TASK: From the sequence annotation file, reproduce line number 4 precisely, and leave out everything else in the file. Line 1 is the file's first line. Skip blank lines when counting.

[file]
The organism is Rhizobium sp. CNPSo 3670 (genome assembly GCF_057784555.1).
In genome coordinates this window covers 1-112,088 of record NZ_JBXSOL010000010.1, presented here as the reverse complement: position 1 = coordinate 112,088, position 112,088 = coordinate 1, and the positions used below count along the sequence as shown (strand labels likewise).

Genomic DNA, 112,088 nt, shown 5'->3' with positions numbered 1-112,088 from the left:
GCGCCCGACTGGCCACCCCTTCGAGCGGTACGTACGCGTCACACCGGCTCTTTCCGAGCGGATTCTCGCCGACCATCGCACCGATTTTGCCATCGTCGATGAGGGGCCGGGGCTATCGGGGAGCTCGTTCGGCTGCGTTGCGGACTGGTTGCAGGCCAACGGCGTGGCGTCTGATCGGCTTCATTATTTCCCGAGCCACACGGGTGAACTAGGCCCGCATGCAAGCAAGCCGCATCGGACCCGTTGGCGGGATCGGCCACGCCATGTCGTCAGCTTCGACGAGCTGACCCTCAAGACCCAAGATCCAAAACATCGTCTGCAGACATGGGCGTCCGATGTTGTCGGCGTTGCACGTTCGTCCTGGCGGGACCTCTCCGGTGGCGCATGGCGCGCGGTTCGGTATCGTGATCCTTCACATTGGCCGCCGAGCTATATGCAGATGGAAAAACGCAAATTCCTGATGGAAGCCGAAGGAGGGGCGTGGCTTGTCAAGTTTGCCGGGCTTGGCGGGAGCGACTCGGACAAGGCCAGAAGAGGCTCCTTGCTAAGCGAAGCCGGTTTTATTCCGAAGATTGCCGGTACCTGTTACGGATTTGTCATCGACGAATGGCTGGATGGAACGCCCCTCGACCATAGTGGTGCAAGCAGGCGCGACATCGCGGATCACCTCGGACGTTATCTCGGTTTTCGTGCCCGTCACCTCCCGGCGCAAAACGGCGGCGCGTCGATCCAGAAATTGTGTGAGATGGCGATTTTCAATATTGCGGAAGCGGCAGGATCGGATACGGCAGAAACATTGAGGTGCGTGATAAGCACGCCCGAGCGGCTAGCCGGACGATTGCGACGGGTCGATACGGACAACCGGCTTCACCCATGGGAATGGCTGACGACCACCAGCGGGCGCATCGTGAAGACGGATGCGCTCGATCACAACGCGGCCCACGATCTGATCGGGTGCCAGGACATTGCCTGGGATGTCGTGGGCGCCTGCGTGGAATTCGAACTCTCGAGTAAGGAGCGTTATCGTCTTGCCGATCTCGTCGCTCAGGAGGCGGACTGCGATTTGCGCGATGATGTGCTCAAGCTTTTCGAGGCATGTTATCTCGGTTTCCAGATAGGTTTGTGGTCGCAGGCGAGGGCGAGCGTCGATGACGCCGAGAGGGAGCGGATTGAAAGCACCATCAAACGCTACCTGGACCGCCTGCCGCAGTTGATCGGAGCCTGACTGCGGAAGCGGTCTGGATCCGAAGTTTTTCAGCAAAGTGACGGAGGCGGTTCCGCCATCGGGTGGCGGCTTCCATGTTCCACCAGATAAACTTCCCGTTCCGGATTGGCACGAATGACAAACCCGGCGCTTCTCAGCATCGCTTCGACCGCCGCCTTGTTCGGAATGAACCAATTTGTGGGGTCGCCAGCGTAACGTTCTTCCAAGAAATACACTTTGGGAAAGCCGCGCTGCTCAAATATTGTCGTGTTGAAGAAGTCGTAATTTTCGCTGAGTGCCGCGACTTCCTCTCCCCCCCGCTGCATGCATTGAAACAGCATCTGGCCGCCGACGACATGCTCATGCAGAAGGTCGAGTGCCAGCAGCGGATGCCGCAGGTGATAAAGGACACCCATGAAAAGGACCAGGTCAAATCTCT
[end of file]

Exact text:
GCGCCCGACTGGCCACCCCTTCGAGCGGTACGTACGCGTCACACCGGCTCTTTCCGAGCGGATTCTCGCCGACCATCGCACCGATTTTGCCATCGTCGATGAGGGGCCGGGGCTATCGGGGAGCTCGTTCGGCTGCGTTGCGGACTGGTTGCAGGCCAACGGCGTGGCGTCTGATCGGCTTCATTATTTCCCGAGCCACACGGGTGAACTAGGCCCGCATGCAAGCAAGCCGCATCGGACCCGTTGGCGGGATCGGCCACGCCATGTCGTCAGCTTCGACGAGCTGACCCTCAAGACCCAAGATCCAAAACATCGTCTGCAGACATGGGCGTCCGATGTTGTCGGCGTTGCACGTTCGTCCTGGCGGGACCTCTCCGGTGGCGCATGGCGCGCGGTTCGGTATCGTGATCCTTCACATTGGCCGCCGAGCTATATGCAGATGGAAAAACGCAAATTCCTGATGGAAGCCGAAGGAGGGGCGTGGCTTGTCAAGTTTGCCGGGCTTGGCGGGAGCGACTCGGACAAGGCCAGAAGAGGCTCCTTGCTAAGCGAAGCCGGTTTTATTCCGAAGATTGCCGGTACCTGTTACGGATTTGTCATCGACGAATGGCTGGATGGAACGCCCCTCGACCATAGTGGTGCAAGCAGGCGCGACATCGCGGATCACCTCGGACGTTATCTCGGTTTTCGTGCCCGTCACCTCCCGGCGCAAAACGGCGGCGCGTCGATCCAGAAATTGTGTGAGATGGCGATTTTCAATATTGCGGAAGCGGCAGGATCGGATACGGCAGAAACATTGAGGTGCGTGATAAGCACGCCCGAGCGGCTAGCCGGACGATTGCGACGGGTCGATACGGACAACCGGCTTCACCCATGGGAATGGCTGACGACCACCAGCGGGCGCATCGTGAAGACGGATGCGCTCGATCACAACGCGGCCCACGATCTGATCGGGTGCCAGGACATTGCCTGGGATGTCGTGGGCGCCTGCGTGGAATTCGAACTCTCGAGTAAGGAGCGTTATCGTCTTGCCGATCTCGTCGCTCAGGAGGCGGACTGCGATTTGCGCGATGATGTGCTCAAGCTTTTCGAGGCATGTTATCTCGGTTTCCAGATAGGTTTGTGGTCGCAGGCGAGGGCGAGCGTCGATGACGCCGAGAGGGAGCGGATTGAAAGCACCATCAAACGCTACCTGGACCGCCTGCCGCAGTTGATCGGAGCCTGACTGCGGAAGCGGTCTGGATCCGAAGTTTTTCAGCAAAGTGACGGAGGCGGTTCCGCCATCGGGTGGCGGCTTCCATGTTCCACCAGATAAACTTCCCGTTCCGGATTGGCACGAATGACAAACCCGGCGCTTCTCAGCATCGCTTCGACCGCCGCCTTGTTCGGAATGAACCAATTTGTGGGGTCGCCAGCGTAACGTTCTTCCAAGAAATACACTTTGGGAAAGCCGCGCTGCTCAAATATTGTCGTGTTGAAGAAGTCGTAATTTTCGCTGAGTGCCGCGACTTCCTCTCCCCCCCGCTGCATGCATTGAAACAGCATCTGGCCGCCGACGACATGCTCATGCAGAAGGTCGAGTGCCAGCAGCGGATGCCGCAGGTGATAAAGGACACCCATGAAAAGGACCAGGTCAAATCTCT